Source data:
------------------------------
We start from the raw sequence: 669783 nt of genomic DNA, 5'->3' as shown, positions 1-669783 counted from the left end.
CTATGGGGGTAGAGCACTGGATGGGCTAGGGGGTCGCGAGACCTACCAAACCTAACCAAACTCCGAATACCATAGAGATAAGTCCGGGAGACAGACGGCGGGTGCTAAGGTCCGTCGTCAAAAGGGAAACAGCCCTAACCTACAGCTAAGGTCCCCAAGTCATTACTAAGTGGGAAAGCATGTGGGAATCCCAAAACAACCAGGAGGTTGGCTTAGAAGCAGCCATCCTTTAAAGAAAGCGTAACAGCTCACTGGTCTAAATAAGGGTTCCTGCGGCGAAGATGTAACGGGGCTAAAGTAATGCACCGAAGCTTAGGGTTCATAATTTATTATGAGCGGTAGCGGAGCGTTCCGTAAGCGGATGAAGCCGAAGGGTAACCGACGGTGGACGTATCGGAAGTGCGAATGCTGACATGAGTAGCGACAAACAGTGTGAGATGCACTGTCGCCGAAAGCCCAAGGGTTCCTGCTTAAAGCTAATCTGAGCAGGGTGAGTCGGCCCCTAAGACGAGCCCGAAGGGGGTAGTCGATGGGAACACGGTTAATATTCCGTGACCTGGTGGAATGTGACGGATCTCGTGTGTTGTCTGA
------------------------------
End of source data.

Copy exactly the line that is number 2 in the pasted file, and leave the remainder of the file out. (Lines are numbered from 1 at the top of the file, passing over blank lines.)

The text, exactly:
CTATGGGGGTAGAGCACTGGATGGGCTAGGGGGTCGCGAGACCTACCAAACCTAACCAAACTCCGAATACCATAGAGATAAGTCCGGGAGACAGACGGCGGGTGCTAAGGTCCGTCGTCAAAAGGGAAACAGCCCTAACCTACAGCTAAGGTCCCCAAGTCATTACTAAGTGGGAAAGCATGTGGGAATCCCAAAACAACCAGGAGGTTGGCTTAGAAGCAGCCATCCTTTAAAGAAAGCGTAACAGCTCACTGGTCTAAATAAGGGTTCCTGCGGCGAAGATGTAACGGGGCTAAAGTAATGCACCGAAGCTTAGGGTTCATAATTTATTATGAGCGGTAGCGGAGCGTTCCGTAAGCGGATGAAGCCGAAGGGTAACCGACGGTGGACGTATCGGAAGTGCGAATGCTGACATGAGTAGCGACAAACAGTGTGAGATGCACTGTCGCCGAAAGCCCAAGGGTTCCTGCTTAAAGCTAATCTGAGCAGGGTGAGTCGGCCCCTAAGACGAGCCCGAAGGGGGTAGTCGATGGGAACACGGTTAATATTCCGTGACCTGGTGGAATGTGACGGATCTCGTGTGTTGTCTGA